TurboTax's comms commitment pays off

For 25 years, PR has been vital in propelling the product now used by 20 million taxpayers

From January to April, the communications team at TurboTax, Intuit's consumer tax preparation product, operates at a supercharged level, communicating across a breadth of outlets. Yet, Julie Miller, director of corporate communications, leads a team that's not only up to the task, but committed to constantly expanding reach.

“Last year in the four-month tax season, we delivered more than 3.2 billion media impressions online and offline,” she says. “That's about two thirds of the overall media impressions for [Intuit].”

TurboTax is a $1 billion business, says Miller, with revenue more than doubling over the past five years. The brand, which is celebrating its 25th anniversary this year, “was built on PR and word of mouth,” she adds. In fact, it didn't advertise until five or six years ago. Internally, Miller has a team of five, which gets support from MS&L, TurboTax's AOR for more than a decade.

“There's a heritage of PR... that will continue to evolve,” Miller explains. “There's complete connection between our brand marketing, online marketing, and communications team because [our] PR plan ties directly back to our strategic business priorities.

“We do not do PR in a vacuum,” she says. “We're thoughtful about what we do and don't do. Resources are tight. We make compelling business cases to get funds.”

About 20 million people currently use TurboTax. The communications teams continually aims to increase that number by using a multitude of channels to reach as many of the 140 million taxpayers as possible.

“TurboTax stories [are] in The Wall Street Journal and on Good Morning America,” Miller says. “But we're also on taxgirl.com and WalletPop.com. Online and social media are growing rapidly – that's where consumers [go] for information, and it's critical that we have a substantial presence there.”

Miller says a lot of resources are dedicated to closely monitoring online chat rooms, and hundreds of tax blogs, mom blogs, and more. TurboTax also has its own Twitter, Facebook, YouTube, and MySpace pages. Scott Gulbransen, senior manager of corporate communications, explains that the entire internal team communicates with the public via social media every day – including weekends.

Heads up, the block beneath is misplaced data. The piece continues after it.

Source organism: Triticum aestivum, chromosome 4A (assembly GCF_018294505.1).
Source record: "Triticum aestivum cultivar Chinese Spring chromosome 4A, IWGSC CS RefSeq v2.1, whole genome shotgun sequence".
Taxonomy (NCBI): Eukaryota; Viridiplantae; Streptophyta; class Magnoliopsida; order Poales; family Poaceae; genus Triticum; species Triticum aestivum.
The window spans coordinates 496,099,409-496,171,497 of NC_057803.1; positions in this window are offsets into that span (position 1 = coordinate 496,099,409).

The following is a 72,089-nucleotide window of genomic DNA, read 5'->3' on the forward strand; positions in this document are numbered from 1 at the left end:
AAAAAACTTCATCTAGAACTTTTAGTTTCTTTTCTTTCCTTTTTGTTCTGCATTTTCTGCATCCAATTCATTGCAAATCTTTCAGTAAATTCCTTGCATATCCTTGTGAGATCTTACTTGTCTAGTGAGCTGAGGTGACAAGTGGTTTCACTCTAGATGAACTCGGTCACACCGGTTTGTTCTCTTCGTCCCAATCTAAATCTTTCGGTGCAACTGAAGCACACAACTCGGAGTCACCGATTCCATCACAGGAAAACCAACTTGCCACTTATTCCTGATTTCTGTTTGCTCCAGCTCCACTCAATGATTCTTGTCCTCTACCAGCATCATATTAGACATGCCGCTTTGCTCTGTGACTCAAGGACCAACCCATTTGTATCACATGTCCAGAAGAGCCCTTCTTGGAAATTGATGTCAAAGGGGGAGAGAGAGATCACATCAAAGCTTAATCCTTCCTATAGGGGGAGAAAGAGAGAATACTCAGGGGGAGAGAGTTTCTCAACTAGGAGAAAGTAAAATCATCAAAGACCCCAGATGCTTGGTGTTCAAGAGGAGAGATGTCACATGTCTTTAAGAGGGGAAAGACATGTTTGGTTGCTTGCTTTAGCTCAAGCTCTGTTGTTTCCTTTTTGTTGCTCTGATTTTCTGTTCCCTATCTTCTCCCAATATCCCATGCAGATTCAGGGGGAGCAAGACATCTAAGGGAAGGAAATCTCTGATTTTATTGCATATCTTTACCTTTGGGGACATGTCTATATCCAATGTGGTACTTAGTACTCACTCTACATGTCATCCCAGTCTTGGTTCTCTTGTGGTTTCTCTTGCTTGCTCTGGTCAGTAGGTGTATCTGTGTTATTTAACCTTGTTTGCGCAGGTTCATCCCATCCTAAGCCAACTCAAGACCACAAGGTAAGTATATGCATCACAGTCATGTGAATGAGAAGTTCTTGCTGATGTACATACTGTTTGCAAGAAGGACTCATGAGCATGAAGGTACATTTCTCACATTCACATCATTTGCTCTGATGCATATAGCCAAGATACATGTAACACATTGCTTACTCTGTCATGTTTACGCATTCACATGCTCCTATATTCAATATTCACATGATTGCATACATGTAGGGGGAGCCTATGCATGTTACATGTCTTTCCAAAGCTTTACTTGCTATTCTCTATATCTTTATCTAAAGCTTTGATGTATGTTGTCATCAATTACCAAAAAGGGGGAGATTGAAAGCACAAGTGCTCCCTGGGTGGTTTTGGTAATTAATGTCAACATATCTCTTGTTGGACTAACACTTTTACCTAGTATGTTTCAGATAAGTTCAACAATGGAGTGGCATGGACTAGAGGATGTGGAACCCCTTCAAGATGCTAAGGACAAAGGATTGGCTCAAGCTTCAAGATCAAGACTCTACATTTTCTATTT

“Times have changed,” Gulbransen says. “We're interacting directly with people... even with customers who have issues. Five years ago... we couldn't communicate with customers directly in a way that was scalable.”

Gulbransen recalls someone on Twitter who wasn't sure whether to use TurboTax or a competitor. He responded by pointing that person to a review in PC Magazine.

“When a potential customer gets [referred to] a third party... that person will tell their friends about their experience with us,” he says. “We're able to communicate directly with the public in a way that makes them feel a human element to the brand.”

The scope of outreach and the short time frame of tax season are both challenging –and then there's always the chance that something could go wrong.

“There's tremendous scrutiny... and we've not had flawless execution as a business,” says Miller, citing a Tax Day incident two years ago that left about 170,000 customers unable to file.

“Within moments, we had a tremendous amount of media interest,” she continues. “We worked very quickly with the IRS to ensure they could file without penalty, and we refunded about $10 million. Within 36 hours, we had several hundred media stories. We're adept at [managing issues] and we learn from every hiccup.”

The company demonstrated that expediency recently when Treasury Secretary Tim Geithner blamed, in part, TurboTax for his tax troubles during his confirmation hearing. The same day, January 21, Intuit released a statement in response to the allegation.

While the statement read, “Federal law and our own privacy policy prohibit us from discussing specifics of any customer's return,” it did acknowledge Geithner's allegations by stating, “TurboTax also has built-in error-checking tools that routinely catch common taxpayer mistakes.”

At a glance

Company: TurboTax

President/CEO: Brad Smith, president and CEO of Intuit

Headquarters: Mountain View, CA

Budget: $1 million-plus

Key media outlets: National print, broadcast, and online media; PC Magazine, CNET

Marcomms team:
Julie Miller, director of corporate comms; Scott Gulbransen, senior manager of corporate comms; Colleen Gatlin, manager of corporate comms; Ashley Kirkendall, manager of corporate comms; Chelsea Marti, manager of PR and social media


Have you registered with us yet?

Register now to enjoy more articles and free email bulletins

Already registered?
Sign in